Monochromatic: All About the Textures
December 17th, 2012
Sometimes you don’t need that infamous “pop of color”.
Mixing textures, rather than colors, can make for an outfit that is just as visually appealing, if not more.
Here’s three examples of tonal layering in monochromatic outfits.
1. Downtown Browns
There are a million shades of “brown”. From dusty camel khakis, to rich milky chocolates.
Warm or cool, faded or saturated, it’s one of those colors that rarely clashes with itself.
So pile on the brown hues for a masculine and earthy Fall look, and remember to mix up the seasonal fabrics and textures. For example, here I’m combining moleskin, cashmere, wool flannel, cotton broadcloth, leather, corduroy and suede.
Suede ankle-strap chelsea boots hand-made in NYC by Modern Vice. Looking forward to collaborating with these guys…
- Tortoise and silver sunglasses by Matsuda
- Tan moleskin peacoat by Filippa K
- Brown gingham shirt by Michael Andrews Bespoke
- Brown flannel tie by Michael Andrews Bespoke
- Cashmere pullover sweater by Roberto Collina
- Watch by Montblanc Timewalker Automatic
- Nato Striped grosgrain watch strap by Corvus
- Brown Leather Plaque belt by JCrew
- Brown corduroys by H&M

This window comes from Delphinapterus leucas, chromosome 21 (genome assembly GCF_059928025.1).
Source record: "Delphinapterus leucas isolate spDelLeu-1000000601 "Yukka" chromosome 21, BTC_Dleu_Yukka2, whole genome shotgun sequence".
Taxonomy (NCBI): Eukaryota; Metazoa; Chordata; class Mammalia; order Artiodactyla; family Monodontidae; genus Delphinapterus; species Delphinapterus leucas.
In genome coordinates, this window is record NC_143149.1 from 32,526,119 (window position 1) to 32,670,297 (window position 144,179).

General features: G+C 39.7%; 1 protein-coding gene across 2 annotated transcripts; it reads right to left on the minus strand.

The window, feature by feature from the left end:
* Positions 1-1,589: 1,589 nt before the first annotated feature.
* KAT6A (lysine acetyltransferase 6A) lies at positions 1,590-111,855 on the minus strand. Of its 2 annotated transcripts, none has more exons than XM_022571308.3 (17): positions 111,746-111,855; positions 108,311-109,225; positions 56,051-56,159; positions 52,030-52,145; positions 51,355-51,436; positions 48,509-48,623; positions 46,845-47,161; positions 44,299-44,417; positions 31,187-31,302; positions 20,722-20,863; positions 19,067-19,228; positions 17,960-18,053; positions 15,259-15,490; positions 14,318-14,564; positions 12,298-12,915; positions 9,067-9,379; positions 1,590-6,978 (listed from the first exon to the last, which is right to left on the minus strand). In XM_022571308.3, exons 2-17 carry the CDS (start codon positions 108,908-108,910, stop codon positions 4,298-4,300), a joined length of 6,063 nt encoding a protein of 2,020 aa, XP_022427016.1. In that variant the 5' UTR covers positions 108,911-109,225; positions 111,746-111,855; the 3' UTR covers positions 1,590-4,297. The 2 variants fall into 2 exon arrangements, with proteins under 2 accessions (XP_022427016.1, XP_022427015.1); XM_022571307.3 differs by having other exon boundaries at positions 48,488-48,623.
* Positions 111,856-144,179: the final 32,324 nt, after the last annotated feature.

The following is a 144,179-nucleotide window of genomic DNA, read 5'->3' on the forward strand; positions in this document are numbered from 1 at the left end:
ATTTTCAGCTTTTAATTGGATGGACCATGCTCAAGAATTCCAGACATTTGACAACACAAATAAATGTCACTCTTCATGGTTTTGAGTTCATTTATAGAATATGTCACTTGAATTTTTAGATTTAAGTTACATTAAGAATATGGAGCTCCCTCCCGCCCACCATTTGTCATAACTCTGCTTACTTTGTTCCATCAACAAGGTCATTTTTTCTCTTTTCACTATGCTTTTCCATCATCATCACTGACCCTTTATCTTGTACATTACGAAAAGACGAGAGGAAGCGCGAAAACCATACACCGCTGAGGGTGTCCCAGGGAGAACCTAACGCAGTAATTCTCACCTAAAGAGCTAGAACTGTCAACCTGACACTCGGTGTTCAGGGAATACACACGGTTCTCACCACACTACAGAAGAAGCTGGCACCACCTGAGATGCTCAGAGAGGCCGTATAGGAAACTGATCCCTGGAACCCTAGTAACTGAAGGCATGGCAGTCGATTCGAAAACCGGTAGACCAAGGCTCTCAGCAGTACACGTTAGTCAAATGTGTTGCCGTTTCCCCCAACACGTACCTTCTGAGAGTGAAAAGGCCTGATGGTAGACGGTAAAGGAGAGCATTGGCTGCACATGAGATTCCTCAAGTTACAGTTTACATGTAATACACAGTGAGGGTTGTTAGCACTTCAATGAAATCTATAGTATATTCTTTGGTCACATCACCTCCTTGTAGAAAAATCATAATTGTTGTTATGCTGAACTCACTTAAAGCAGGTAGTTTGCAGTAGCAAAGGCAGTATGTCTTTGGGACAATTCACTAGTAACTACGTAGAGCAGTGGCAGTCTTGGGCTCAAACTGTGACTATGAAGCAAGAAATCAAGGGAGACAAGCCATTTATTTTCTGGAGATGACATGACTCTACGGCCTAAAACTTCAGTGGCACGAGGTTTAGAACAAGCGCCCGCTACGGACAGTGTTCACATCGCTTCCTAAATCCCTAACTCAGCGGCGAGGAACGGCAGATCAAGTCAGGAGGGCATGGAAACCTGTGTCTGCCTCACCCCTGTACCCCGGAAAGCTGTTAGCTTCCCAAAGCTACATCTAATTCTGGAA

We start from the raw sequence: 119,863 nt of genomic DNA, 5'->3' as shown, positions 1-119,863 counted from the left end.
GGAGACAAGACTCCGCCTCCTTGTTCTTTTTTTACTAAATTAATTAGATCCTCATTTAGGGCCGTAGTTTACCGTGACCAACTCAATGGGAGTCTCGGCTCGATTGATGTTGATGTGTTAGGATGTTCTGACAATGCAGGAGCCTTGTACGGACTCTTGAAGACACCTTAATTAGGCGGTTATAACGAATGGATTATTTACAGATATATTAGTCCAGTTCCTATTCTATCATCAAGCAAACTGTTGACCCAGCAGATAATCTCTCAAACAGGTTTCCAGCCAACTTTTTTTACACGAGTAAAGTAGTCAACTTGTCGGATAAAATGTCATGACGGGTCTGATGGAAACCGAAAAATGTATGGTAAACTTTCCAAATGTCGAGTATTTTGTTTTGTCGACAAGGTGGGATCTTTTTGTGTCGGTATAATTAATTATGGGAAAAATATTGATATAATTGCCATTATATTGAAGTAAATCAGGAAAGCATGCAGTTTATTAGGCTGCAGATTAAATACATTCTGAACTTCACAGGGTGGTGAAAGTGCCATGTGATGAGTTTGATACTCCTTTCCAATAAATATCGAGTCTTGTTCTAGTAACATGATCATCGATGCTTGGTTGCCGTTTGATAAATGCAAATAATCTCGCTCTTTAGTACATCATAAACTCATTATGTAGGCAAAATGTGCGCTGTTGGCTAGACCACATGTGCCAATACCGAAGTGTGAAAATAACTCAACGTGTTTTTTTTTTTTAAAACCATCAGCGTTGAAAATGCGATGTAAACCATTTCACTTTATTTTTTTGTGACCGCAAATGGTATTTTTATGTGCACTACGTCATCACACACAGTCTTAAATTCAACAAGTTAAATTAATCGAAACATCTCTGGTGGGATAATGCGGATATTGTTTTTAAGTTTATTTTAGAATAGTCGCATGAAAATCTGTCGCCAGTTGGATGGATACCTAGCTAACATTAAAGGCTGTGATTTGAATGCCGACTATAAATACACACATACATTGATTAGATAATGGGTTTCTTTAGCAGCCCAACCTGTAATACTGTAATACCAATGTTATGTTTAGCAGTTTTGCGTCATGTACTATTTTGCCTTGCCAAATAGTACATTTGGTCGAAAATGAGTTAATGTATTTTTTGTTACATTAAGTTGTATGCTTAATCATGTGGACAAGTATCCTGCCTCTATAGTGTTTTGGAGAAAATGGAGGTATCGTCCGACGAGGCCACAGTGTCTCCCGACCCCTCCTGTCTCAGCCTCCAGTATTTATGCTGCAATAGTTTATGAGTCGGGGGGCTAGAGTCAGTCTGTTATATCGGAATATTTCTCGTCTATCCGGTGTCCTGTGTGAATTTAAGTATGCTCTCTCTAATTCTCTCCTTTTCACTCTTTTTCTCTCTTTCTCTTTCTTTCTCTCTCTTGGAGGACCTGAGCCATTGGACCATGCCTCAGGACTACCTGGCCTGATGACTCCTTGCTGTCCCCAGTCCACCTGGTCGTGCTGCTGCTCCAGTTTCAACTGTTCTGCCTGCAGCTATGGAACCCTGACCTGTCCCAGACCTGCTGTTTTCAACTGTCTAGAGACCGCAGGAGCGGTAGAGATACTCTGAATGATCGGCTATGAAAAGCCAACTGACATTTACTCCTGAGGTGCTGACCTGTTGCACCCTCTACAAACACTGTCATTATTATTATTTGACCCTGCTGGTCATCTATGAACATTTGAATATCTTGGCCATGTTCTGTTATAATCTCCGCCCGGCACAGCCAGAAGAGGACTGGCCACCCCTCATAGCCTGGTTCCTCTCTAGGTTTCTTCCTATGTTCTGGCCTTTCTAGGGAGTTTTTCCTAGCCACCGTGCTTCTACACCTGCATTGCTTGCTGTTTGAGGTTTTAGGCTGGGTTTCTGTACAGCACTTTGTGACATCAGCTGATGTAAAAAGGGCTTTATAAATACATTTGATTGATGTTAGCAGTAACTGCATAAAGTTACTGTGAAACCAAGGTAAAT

- Suede ankle-strapped chelsea boots by Modern Vice
2. Shades of Grey
Grey is an achromatic color. That is to say, it’s not really a color at all, but rather the absence of color.
Since it doesn’t have a hue, you can layer it up heavy without worrying about color coordinating.
This type of monochromatic look, with multiple layers and textures, creates a lot of depth and is great for a crisp winter evening.
Double monk strap boots courtesy of Calvin Klein.
- Grey tortoise shades by Matsuda
- Grey flannel down peacoat by Hugo Boss
- Flannel herringbone shirt by Michael Andrews Bespoke
- Grey wool tie by Thom Browne
- Charcoal wool crewneck sweater by JCrew
- Grey wool flannel 5-pocket jeans by Z Zegna
- Grey wool scarf by Kenneth Cole
- Double monk strap boots by Calvin Klein
3. Business Blues
In a corporate environment, blue is king. It’s conservative, non-threatening, and flattering on most people.
A businessman can’t have too many navy suits, light blue shirts or dark blue ties…they go with everything, including each other.
With a navy suit, black or brown shoes will work.
Black tends to be more “classic American finance” while brown is a little more european and country influenced.
- The “perfect” blue blazer by MAB by Dan Trepanier
- Blue textured wool pocket square by Armstrong & Wilson
- Sky Blue Slim-Fit Shirt by Brooks Brothers
- Denim tie by General Knot & Co.
- Leather strap watch by Montblanc Timewalker
- Navy hopsack trousers (to match blazer) by Michael Andrews Bespoke
- Midnight navy braces by Trafalgar
- Marled socks by Lands End
- Black leather/suede spectator wingtip shoes by Barker Black
Thanks, as always, for reading.
Yours in style,
Photography by Alex Crawford.